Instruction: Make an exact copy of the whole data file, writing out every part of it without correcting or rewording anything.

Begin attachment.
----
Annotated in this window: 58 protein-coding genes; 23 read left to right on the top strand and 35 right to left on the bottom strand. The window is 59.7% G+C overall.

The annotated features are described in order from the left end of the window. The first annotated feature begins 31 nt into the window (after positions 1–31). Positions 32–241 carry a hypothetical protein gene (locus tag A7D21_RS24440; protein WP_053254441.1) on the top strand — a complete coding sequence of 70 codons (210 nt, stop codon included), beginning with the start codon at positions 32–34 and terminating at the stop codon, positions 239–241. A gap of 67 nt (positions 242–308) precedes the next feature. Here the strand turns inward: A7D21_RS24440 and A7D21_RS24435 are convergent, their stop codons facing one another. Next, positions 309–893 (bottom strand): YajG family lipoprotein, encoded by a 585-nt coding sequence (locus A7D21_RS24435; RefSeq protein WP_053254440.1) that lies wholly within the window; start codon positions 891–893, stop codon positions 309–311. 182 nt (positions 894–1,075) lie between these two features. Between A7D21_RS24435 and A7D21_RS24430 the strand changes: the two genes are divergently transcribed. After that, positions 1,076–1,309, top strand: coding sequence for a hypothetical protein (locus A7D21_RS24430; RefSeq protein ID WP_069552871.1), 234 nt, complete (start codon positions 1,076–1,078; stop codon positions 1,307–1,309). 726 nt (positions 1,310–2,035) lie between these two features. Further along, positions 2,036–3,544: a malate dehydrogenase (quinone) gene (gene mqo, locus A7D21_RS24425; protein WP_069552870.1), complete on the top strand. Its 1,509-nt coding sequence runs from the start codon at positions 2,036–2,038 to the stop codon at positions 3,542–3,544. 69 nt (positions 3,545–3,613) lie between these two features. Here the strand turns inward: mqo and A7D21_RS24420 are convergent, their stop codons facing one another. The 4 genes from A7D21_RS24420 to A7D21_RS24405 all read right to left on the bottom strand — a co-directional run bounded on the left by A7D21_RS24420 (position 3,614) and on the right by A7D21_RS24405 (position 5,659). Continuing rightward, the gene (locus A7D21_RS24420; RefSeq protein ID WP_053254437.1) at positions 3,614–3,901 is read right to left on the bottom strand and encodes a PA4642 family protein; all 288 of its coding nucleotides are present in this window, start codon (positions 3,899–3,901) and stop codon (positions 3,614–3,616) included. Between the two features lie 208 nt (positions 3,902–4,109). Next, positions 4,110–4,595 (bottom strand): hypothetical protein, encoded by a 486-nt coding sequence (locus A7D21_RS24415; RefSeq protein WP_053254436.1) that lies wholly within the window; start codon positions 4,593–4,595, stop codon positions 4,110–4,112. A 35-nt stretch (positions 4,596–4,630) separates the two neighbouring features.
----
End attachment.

Annotated in this window: 58 protein-coding genes; 23 read left to right on the top strand and 35 right to left on the bottom strand. The window is 59.7% G+C overall.

The annotated features are described in order from the left end of the window. The first annotated feature begins 31 nt into the window (after positions 1–31). Positions 32–241 carry a hypothetical protein gene (locus tag A7D21_RS24440; protein WP_053254441.1) on the top strand — a complete coding sequence of 70 codons (210 nt, stop codon included), beginning with the start codon at positions 32–34 and terminating at the stop codon, positions 239–241. A gap of 67 nt (positions 242–308) precedes the next feature. Here the strand turns inward: A7D21_RS24440 and A7D21_RS24435 are convergent, their stop codons facing one another. Next, positions 309–893 (bottom strand): YajG family lipoprotein, encoded by a 585-nt coding sequence (locus A7D21_RS24435; RefSeq protein WP_053254440.1) that lies wholly within the window; start codon positions 891–893, stop codon positions 309–311. 182 nt (positions 894–1,075) lie between these two features. Between A7D21_RS24435 and A7D21_RS24430 the strand changes: the two genes are divergently transcribed. After that, positions 1,076–1,309, top strand: coding sequence for a hypothetical protein (locus A7D21_RS24430; RefSeq protein ID WP_069552871.1), 234 nt, complete (start codon positions 1,076–1,078; stop codon positions 1,307–1,309). 726 nt (positions 1,310–2,035) lie between these two features. Further along, positions 2,036–3,544: a malate dehydrogenase (quinone) gene (gene mqo, locus A7D21_RS24425; protein WP_069552870.1), complete on the top strand. Its 1,509-nt coding sequence runs from the start codon at positions 2,036–2,038 to the stop codon at positions 3,542–3,544. 69 nt (positions 3,545–3,613) lie between these two features. Here the strand turns inward: mqo and A7D21_RS24420 are convergent, their stop codons facing one another. The 4 genes from A7D21_RS24420 to A7D21_RS24405 all read right to left on the bottom strand — a co-directional run bounded on the left by A7D21_RS24420 (position 3,614) and on the right by A7D21_RS24405 (position 5,659). Continuing rightward, the gene (locus A7D21_RS24420; RefSeq protein ID WP_053254437.1) at positions 3,614–3,901 is read right to left on the bottom strand and encodes a PA4642 family protein; all 288 of its coding nucleotides are present in this window, start codon (positions 3,899–3,901) and stop codon (positions 3,614–3,616) included. Between the two features lie 208 nt (positions 3,902–4,109). Next, positions 4,110–4,595 (bottom strand): hypothetical protein, encoded by a 486-nt coding sequence (locus A7D21_RS24415; RefSeq protein WP_053254436.1) that lies wholly within the window; start codon positions 4,593–4,595, stop codon positions 4,110–4,112. A 35-nt stretch (positions 4,596–4,630) separates the two neighbouring features.